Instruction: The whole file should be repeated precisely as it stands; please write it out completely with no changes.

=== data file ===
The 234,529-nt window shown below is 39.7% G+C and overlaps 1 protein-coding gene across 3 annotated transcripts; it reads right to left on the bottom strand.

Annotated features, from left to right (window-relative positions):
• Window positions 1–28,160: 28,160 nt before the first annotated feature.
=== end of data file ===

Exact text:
The 234,529-nt window shown below is 39.7% G+C and overlaps 1 protein-coding gene across 3 annotated transcripts; it reads right to left on the bottom strand.

Annotated features, from left to right (window-relative positions):
• Window positions 1–28,160: 28,160 nt before the first annotated feature.